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Jones v. Westlake Management Services, Inc.

United States District Court, W.D. Kentucky, Paducah

December 21, 2018



          Thomas B. Russell, Senior Judge

         This matter is before the Court upon a motion by Defendant, Westlake Management Services, Inc. (“Westlake Management”), to dismiss pursuant to Rule 12(b)(6) of the Federal Rules of Civil Procedure as to all claims of Plaintiff Ronald L. Jones (“Jones”). [DN 5]. Plaintiff has responded, [DN 7], and Defendant has filed a reply. [DN 8]. Fully briefed, Defendants' motion is ripe for review, and for the following reasons, it is DENIED.

         I. BACKGROUND

         The factual allegations as set out in the Complaint, [DN 1], and taken as true are as follows.[1]Westlake Management hired Jones as a Safety Engineer in March 2000. [DN 1 at 2]. During the course of Jones's employment, he also became Westlake Management's fire chief and emergency response coordinator at the company's Calvert City facility. Id. at 3. Jones was a competent employee, and in fact the only issues raised about Jones's performance occurred after he made complaints about two instances of supervisor misbehavior to Westlake Management's local human resources representative. Id.

         First, Jones informed the local human resources representative about inappropriate comments made by his supervisor in 2014. Id. After reporting the inappropriate comments to human resources, Jones was placed on a “performance improvement plan.” Id. Jones successfully completed the performance improvement plan. Id. Second, in the spring of 2017, Jones reported to the local human resources representative that he had observed a manager standing over a young female employee, pointing his finger at her, and yelling at her while the employee cried over the inappropriate treatment. Id. After reporting that he had observed disparate treatment of the female employee on the basis of her sex, Jones was kept out of functions that were part of his job. Id. at 3-4. For example, Jones was not allowed to participate in an audit with the fire safety vendor and was not allowed to attend a training session in Mississippi which he regularly attended. Id. at 3.

         During the audit that Jones was not allowed to attend, the fire safety vendor found problems. Id. at 4. However, the problems would not have been listed if Jones was present to answer questions about the fire safety system for the safety vendor. Id. After the audit, Westlake Management placed Jones on a performance improvement plan identical to the plan he had completed in 2014. Id. Again, Jones completed the performance improvement plan. Id. Then, on August 15, 2017, Westlake Management terminated Jones. Id.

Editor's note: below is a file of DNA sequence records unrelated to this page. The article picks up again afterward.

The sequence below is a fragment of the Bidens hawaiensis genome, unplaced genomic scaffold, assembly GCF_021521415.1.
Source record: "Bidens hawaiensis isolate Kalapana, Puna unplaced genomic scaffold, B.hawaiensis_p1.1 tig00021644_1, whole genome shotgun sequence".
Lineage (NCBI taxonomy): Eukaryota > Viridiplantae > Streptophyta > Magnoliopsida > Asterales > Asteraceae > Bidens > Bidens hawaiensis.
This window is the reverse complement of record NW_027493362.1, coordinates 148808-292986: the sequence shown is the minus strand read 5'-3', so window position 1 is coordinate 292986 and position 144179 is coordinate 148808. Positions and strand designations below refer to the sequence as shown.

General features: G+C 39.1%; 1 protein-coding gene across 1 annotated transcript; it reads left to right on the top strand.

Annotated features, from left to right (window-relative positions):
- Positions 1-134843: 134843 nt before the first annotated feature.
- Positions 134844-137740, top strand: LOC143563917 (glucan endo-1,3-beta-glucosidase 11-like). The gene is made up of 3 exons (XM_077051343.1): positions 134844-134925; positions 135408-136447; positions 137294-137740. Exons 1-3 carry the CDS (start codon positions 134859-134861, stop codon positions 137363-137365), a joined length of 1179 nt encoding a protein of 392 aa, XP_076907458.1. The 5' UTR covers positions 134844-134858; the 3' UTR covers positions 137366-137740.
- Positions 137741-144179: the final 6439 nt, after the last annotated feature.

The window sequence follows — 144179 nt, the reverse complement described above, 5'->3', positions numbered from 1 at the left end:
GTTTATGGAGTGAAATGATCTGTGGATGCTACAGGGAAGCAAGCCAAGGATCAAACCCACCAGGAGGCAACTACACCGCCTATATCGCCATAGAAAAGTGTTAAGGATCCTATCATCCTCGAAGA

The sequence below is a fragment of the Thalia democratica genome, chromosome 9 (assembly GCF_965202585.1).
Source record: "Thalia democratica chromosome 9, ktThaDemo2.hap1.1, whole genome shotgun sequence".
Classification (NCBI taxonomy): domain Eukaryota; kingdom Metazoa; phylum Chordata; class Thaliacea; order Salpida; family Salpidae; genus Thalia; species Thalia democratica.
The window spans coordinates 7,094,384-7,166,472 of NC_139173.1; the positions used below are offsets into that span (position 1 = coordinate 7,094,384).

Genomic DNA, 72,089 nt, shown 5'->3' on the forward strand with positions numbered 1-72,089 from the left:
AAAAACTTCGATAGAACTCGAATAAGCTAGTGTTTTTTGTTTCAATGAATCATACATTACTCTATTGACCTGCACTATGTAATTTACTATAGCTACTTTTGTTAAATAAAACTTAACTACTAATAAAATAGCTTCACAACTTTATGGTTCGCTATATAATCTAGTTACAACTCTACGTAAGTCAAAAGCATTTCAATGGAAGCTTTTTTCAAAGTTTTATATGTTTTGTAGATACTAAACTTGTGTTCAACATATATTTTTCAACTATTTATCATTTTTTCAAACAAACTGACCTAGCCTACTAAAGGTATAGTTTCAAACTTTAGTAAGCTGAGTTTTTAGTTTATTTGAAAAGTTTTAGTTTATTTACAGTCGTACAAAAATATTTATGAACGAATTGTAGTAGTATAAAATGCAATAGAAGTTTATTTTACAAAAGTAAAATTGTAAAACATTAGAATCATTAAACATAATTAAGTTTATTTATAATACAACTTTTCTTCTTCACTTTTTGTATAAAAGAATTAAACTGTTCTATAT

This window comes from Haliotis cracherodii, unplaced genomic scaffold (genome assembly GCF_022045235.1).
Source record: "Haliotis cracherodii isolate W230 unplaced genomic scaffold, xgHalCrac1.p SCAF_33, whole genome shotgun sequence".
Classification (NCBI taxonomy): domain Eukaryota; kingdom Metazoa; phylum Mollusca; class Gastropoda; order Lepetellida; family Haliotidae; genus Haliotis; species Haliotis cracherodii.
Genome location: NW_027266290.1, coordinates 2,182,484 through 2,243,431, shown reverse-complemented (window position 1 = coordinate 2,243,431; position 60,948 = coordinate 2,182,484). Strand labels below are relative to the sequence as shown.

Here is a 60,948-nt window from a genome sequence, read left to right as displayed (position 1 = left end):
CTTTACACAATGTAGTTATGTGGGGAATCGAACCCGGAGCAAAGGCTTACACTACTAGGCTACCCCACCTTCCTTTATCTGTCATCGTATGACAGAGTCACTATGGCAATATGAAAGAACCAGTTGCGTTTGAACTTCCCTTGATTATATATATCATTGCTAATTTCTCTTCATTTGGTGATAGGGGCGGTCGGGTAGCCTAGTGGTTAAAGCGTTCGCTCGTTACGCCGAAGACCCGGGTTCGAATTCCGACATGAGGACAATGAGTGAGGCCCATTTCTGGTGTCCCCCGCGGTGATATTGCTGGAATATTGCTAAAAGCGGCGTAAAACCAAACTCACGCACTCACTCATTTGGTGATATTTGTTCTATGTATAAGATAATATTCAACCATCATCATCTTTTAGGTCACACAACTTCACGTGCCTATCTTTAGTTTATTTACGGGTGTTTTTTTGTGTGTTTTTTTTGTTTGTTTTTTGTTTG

Jones claims that Westlake Management terminated him in retaliation for his complaints about the harassment or disparate treatment of an employee on the basis of her sex, in violation of Title VII of the Civil Rights Act of 1964 and the Kentucky Civil Rights Act.


         In a motion to dismiss pursuant to Rule 12(b)(6), “[t]he defendant has the burden of showing that the plaintiff has failed to state a claim for relief.” Directv, Inc. v. Treesh, 487 F.3d 471, 476 (6th Cir. 2007) (citing Carver v. Bunch, 946 F.2d 451, 454-55 (6th Cir. 1991)). A complaint must contain "a short and plain statement of the claim showing that the pleader is entitled to relief." Fed.R.Civ.P. 8(a)(2). In order to survive a motion to dismiss under Civil Rule 12(b)(6), a party must "plead enough factual matter to raise a 'plausible' inference of wrongdoing." 16630 Southfield Ltd. P'ship v. Flagstar Bank, F.S.B., 727 F.3d 502, 504 (6th Cir. 2013) (quoting Ashcroft v. Iqbal, 556 U.S. 662, 678, 129 S.Ct. 1937, 173 L.Ed.2d 868 (2009)). A claim becomes plausible "when the plaintiff pleads factual content that allows the court to draw the reasonable inference that the defendant is liable for the misconduct alleged." Iqbal, 556 U.S. at 678 (citing Bell Atl. Corp. v. Twombly, 550 U.S. 544, 556, 127 S.Ct. 1955, 167 L.Ed.2d 929 (2007)). Should the well-pleaded facts support no "more than the mere possibility of misconduct," then dismissal is warranted. Id. at 679. The Court may grant a motion to dismiss "only if, after drawing all reasonable inferences from the allegations in the complaint in favor of the plaintiff, the complaint still fails to allege a plausible theory of relief." Garceau v. City of Flint, 572 Fed.Appx. 369, 371 (6th Cir. 2014) (citing Iqbal, 556 U.S. at 677-79).


         In its motion to dismiss, Westlake Management presents two arguments: (1) that Jones has not stated a claim because he did not engage in protected activity under Title VII or the KCRA; and (2) Jones has not attempted to demonstrate a causal connection between the alleged protected activity and his termination. The Court will address each of these arguments individually.

         a. Protected Activity.

         Plaintiff's claim is based on Title VII's “opposition clause.” The Supreme Court has explained:

The opposition clause makes it "unlawful . . . for an employer to discriminate against any . . . employe[e] . . . because he has opposed any practice made . . . unlawful . . . by this subchapter." § 2000e-3(a). The term "oppose," being left undefined by the statute, carries its ordinary meaning, Perrin v. United States,444 U.S. 37, 42, 100 S.Ct. 311, 62 L.Ed.2d 199 (1979): "[t]o resist or antagonize . . .; to contend against; to confront; resist; withstand," Webster's New International Dictionary 1710 (2d ed. 1957). Although these actions entail varying expenditures of energy, "resist frequently implies more active striving than oppose." Ibid.; see also Random House Dictionary of ...

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